Police warn of fake bank direct lines in Google search ads, victims lost $495,000
SINGAPORE — Police have warned of scam ads on Google Search where fake bank direct lines appear when users search for bank contact numbers.
Since last month, at least 15 victims have fallen victim to such scams, police said in a statement on Wednesday (January 19th).
Losses amounted to at least $495,000.
In such cases, the victims wanted to ask the banks for advice and sought the contact numbers of the banks. They would then come across the fake contact numbers from the scam advertisement, which appeared as the top search results on Google.
Victims would call the wrong number and talk to a scammer posing as a bank employee.
“After sharing their reasons for contacting the bank, victims would be notified that there were issues with their bank account, credit/debit cards or loan amount,” police said.
The victims were then instructed to temporarily transfer their funds to bank accounts provided by the scammer, under the guise of solving their bank account or credit or debit card problem, or making a payment for a loan in Classes.
In some cases, the victims received an SMS message with the sender’s name indicating that of the bank – impersonated by the scammers.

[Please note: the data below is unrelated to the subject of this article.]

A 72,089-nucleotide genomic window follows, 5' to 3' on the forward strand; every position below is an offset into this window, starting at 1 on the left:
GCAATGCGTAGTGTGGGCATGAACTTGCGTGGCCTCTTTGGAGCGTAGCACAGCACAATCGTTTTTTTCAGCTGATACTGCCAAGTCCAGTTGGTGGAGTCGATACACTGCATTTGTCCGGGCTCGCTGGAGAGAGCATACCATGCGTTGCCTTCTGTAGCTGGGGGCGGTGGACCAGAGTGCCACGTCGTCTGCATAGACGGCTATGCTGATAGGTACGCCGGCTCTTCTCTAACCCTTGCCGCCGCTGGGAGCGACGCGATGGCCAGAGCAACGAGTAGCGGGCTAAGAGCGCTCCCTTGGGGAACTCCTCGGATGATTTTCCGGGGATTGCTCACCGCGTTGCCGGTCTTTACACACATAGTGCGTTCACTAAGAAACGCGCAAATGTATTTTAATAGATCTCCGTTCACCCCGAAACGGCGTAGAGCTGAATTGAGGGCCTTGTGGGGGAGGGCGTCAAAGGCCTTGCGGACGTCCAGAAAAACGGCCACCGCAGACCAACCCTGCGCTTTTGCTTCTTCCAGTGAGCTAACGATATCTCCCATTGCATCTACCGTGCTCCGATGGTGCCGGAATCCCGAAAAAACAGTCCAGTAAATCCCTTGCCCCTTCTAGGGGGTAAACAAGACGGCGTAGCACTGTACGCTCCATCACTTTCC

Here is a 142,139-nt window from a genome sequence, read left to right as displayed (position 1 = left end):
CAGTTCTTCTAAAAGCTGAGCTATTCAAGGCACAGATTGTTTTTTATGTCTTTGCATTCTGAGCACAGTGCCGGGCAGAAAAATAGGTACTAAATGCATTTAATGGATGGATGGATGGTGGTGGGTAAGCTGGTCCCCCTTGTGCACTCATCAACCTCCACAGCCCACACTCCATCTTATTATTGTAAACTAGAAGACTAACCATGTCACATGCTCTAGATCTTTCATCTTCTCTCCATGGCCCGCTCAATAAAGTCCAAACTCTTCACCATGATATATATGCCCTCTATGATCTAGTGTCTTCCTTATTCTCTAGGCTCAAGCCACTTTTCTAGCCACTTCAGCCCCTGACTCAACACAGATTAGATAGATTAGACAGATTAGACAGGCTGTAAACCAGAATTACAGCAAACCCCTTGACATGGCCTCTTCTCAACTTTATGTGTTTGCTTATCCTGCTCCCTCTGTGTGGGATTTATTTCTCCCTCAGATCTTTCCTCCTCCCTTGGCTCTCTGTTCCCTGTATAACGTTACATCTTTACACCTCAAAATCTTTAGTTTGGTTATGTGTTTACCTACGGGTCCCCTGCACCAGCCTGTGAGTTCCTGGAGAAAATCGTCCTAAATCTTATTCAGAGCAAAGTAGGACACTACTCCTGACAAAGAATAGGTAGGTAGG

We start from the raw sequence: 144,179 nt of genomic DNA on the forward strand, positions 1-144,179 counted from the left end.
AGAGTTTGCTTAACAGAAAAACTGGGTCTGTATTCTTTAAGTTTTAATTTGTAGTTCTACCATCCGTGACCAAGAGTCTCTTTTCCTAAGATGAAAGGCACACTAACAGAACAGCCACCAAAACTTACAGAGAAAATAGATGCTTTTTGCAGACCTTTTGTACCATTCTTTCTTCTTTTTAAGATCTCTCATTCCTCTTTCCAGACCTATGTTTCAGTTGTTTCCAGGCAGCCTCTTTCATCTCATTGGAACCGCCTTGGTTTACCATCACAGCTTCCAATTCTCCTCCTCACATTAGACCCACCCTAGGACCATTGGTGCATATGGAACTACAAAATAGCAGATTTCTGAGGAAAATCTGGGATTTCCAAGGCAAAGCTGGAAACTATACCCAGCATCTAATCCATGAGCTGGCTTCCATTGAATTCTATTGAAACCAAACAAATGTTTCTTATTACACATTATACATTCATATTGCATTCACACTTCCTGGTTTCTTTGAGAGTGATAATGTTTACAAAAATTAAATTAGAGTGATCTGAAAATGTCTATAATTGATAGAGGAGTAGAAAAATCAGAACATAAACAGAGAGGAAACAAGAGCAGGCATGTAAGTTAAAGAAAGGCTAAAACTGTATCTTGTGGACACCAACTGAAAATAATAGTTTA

The message claimed that the bank was facilitating the reset of victims’ bank accounts “as part of the Anti-Scam Center and Singapore Police’s ‘Let’s Fight Scam’ campaign.”
Other messages also stated that the victim should transfer money for an early settlement of the loan.
The police said: “The victims would only realize that they had been scammed when they contacted the bank via the genuine hotline to verify the new bank account number or when the bank contacted them to verify the reason for the large sum of money transferred.”
A Google spokesperson said they work hard to ensure users’ ad experiences are safe.
“If we find advertisers violating our policies or misrepresenting ourselves, we take prompt action,” he said, noting the company’s advertiser identity verification feature, which requires advertisers to verify their legal name with Google. Their name and location will then be displayed on the ad.
He added that Google will continue to roll out the feature to all advertisers on its platforms.
Police have advised members of the public to always verify information with the numbers given on official bank websites or behind bank-issued cards.